On my first evening, I have a dinner date at Liza, the ultra-fashionable restaurant owned by Liza Soughayar, who is pretty much the queen of Lebanese cuisine in Paris. In one of the private dining rooms, decorated with dramatic artworks of bombed Beirut buildings by a young Lebanese painter, we taste her signature dishes: the best hummus I have eaten, traditional kebbe nayyeh, lamb tartare and loukoz bel selek, sea bass with tahini. Liza explains how despite success in Paris, she could not resist being part of the renaissance in her hometown. “There is an incredible intensity to create and succeed here.”
Like all Beirutis I meet, she has an incredible optimism and enthusiasm for her city, and is immediately making plans for my foodie tour. The next morning, we begin with an unbelievable feast prepared at Al Soussi, Beirut’s top street food address. Only open for breakfast, this hole-in-the-wall eatery may be in a backstreet, but the forecourt is packed with Mercedes and Porsches. Two chefs cook each dish as you order, on a single gas burner with a tiny blackened frying pan. Order everything – lamb’s brain, confit liver with fried egg, foul, chickpeas and tabbouleh.
Around midday, we head for Mar Mikhael, renowned as a hip nightlife quarter, where Tawlet, a unique project created by celebrity chef Kamal Mouzawak, is only open at lunchtime. Each week he brings in a roster of female cooks from across Lebanon, to prepare traditional regional recipes representing the country’s multi-ethnic culture. Choose from a huge buffet of dishes such as tripe sausages, spicy raw beef and minced lamb croquettes.
After an early evening stroll along Mar Mikhael’s Armenia Street, lined with hipster bars, cafes, clubs and bistros that could be in Barcelona or Berlin, we sit down for dinner in the elegant dining room of Villa Clara. This is a symbol of what the future of Beirut could be. French chef Olivier Gougeon and his Lebanese wife Marie-Helene have lovingly restored a grand 1920s villa into a romantic design hotel.
In the restaurant, Gougeon’s dishes are unmistakably French, but he uses fresh, seasonal Lebanese products that are often organic. Baby squids are gently fried in gluten-free flour then served on a bed of pea puree, while local frogs’ legs are classically cooked with garlic and parsley. And the steak tartare is pure theatre, with the chef chopping and dicing the tender beef right at the table.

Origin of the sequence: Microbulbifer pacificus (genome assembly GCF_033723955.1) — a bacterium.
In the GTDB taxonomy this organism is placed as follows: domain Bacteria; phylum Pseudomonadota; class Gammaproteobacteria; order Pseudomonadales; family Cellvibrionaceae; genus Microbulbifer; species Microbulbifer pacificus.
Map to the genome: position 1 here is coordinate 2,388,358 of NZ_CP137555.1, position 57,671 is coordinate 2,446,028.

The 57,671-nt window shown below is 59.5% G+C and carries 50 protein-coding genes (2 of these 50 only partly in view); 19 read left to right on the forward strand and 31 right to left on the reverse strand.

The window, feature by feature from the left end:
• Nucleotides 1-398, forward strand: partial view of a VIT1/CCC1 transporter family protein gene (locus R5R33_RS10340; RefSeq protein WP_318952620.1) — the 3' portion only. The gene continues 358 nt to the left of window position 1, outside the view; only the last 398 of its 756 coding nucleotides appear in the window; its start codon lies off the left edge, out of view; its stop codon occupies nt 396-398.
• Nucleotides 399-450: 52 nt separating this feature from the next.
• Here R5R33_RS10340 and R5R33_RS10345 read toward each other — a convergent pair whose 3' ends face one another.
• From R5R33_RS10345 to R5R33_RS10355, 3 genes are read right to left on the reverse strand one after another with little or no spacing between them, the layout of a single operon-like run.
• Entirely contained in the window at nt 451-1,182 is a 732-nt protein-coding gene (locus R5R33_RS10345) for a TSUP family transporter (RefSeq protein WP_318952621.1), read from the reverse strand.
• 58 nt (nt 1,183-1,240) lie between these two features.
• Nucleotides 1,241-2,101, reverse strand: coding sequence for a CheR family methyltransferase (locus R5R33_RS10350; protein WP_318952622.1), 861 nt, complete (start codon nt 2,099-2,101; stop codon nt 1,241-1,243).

Shop 'til you drop
I end my trip by spending a day checking out the reconstructed city centre, known simply as Downtown, the luxury side of Beirut so loved by influential guidebooks and international style magazines. Local fashionistas and wealthy tourists shop ’til they drop at Beirut Souks, which in reality is an exclusive mall filled with brands such as Saint Laurent, Jimmy Choo and Kenzo.
Rather than joining the chic crowds vying for a lunch table at the latest must-be-seen-at dining hotspot, Em Sherif Cafe, I head off to check out more original outlets such as Bokja, the atelier / workshop where talented designer Huda Baroudi creates quirky recycled furniture that is the talk of Milan’s Salone del Mobile.
Then at Orient 499, I discover a magical Aladdin’s cave of interior decor and exotic Oriental handicrafts; a maze of sumptuous salons, each one filled with treasures, ornate mirrors, traditional brass stools, bewitching gold and silver sculptures, sepia photos and vintage Arabic movie posters.
Downtown is also the place to put into perspective Beirut’s unique 5,000-year history as one of the world’s oldest cities, a heritage that stretches from the Phoenicians and Romans to Arabs, Ottomans and the French, through to more recent troubled times, when buildings were reduced to rubble by decades of invasions and civil war. But there are few signs of that destruction when I begin a tour of the immense Blue Mosque, built as recently as 2008.
Surrounding the mosque are a host of far more ancient monuments that illustrate the special harmony of races and religions that Lebanon somehow manages to delicately balance. Right next door is the dignified Maronite Cathedral of Saint George, while behind a maze of ruined Roman baths is another church, again dedicated to Saint George, though this time for Greek Orthodox worshippers.
A 10-minute stroll eventually brings me out at the Corniche, where every evening at sunset all of Beirut’s diverse elements somehow come together. Nike-clad teenagers jog by, listening to Arab rap on their iPhones, as families take the air and walk dogs and skateboarders zigzag in between.
Everyone buys crunchy fava beans, raw carrots and tangy lemon slices from friendly street vendors, and while glamorous locals hang out for a dip at the 1960s Sporting Club’s beach, I enjoy a perfect end to the day at the Bay Rock Cafe. With its romantic view of the Corniche’s famous Pigeon Rock, I settle down to watch the sun set, accompanied by a generous plate of mezze.
Updated: May 18, 2019 07:35 PM